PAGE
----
An artist's rendering shows how the Peace River's Site C dam would appear after completion. (BC Hydro)
Recommendations on the future of Site C have been released
. A Joint Review Panel has assessed the environmental impact of the controversial hydroelectric project and released to the federal and provincial governments. It is non-binding, but the report could make a big difference in the future of the project.
We spoke to Jim Quail, a lawyer who practices in the field of energy regulation about both scenarios. Listen to the full interview below:
(note: this interview was conducted before the report was released to the public)
If it's a "yes"
"I would be really amazed if we don't get a greenlight for this project from the environmental assessment process today," say Quail. "The fact that there are already two dams in the same river... I would expect they would see it as acceptable."
But that doesn't mean a greenlight. Even if the provincial government decides to go ahead, there could still be a challenge from First Nations in the area.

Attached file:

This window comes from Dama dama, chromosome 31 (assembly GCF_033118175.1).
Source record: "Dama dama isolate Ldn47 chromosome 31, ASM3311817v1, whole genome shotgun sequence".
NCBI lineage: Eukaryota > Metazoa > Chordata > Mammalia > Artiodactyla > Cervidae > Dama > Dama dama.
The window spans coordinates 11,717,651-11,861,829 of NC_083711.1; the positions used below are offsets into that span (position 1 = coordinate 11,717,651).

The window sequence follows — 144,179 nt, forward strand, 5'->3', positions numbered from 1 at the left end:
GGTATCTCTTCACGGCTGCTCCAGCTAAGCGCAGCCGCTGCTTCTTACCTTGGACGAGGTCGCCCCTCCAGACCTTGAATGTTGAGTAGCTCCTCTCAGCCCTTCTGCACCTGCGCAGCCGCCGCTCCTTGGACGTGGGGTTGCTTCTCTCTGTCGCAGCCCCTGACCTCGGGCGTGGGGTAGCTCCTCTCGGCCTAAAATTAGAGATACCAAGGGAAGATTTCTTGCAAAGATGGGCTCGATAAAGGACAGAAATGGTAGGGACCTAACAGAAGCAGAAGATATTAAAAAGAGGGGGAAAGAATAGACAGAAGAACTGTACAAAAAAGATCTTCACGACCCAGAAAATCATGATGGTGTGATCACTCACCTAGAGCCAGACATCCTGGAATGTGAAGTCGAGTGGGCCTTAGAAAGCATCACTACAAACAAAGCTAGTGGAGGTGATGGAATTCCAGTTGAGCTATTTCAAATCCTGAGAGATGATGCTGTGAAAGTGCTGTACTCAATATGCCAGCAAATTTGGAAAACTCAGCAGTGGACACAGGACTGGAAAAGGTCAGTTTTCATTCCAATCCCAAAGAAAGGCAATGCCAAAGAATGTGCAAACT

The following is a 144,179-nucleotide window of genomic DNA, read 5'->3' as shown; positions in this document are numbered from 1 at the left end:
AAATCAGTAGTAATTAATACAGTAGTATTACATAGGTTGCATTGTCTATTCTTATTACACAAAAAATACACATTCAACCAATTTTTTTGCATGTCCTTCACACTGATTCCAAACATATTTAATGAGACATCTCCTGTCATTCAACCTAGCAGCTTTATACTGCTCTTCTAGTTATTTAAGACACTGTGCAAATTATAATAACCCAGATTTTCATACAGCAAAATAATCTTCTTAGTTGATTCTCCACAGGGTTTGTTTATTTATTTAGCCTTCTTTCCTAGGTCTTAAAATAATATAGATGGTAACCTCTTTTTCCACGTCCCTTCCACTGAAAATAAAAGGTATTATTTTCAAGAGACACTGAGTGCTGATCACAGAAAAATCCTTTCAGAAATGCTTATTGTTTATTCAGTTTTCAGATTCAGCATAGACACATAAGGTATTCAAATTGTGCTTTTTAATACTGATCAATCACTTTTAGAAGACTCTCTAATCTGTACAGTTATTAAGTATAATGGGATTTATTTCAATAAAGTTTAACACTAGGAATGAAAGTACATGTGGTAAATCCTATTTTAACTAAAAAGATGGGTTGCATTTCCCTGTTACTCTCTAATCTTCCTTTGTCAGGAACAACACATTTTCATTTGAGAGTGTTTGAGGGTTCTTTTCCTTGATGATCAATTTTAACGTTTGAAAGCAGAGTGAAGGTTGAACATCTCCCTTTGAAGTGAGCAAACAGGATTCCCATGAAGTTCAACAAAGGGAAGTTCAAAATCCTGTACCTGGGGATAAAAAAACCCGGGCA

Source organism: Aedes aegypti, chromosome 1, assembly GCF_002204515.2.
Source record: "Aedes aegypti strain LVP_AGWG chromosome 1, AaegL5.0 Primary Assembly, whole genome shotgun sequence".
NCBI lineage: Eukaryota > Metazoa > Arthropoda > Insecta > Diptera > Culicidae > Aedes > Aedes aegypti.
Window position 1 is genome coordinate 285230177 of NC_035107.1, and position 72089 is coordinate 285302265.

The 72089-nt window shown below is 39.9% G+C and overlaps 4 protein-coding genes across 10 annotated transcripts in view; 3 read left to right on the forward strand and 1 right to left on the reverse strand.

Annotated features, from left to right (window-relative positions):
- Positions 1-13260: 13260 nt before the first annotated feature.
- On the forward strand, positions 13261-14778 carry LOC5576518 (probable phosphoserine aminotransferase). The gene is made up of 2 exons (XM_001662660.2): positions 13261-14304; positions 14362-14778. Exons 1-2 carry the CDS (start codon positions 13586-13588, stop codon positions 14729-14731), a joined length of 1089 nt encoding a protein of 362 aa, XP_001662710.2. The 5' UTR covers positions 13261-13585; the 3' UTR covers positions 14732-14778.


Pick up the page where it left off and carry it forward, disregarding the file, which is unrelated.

"Because of the special constitutional rights that First Nations have, if they do not feel that they've been properly consulted and their concerns aren't accomodated, they have legal remedies available to them. Not necessarily a veto, but they have a pretty significant voice."
If it's a "no"
"This isn't the final decision," explains Quail. "The final decision will be made by cabinet."
So even if there's a no recommendation, the province could still decide to go forward with this project.
"They could still go ahead... but if this report recommends against it, politically that would be a significant setback."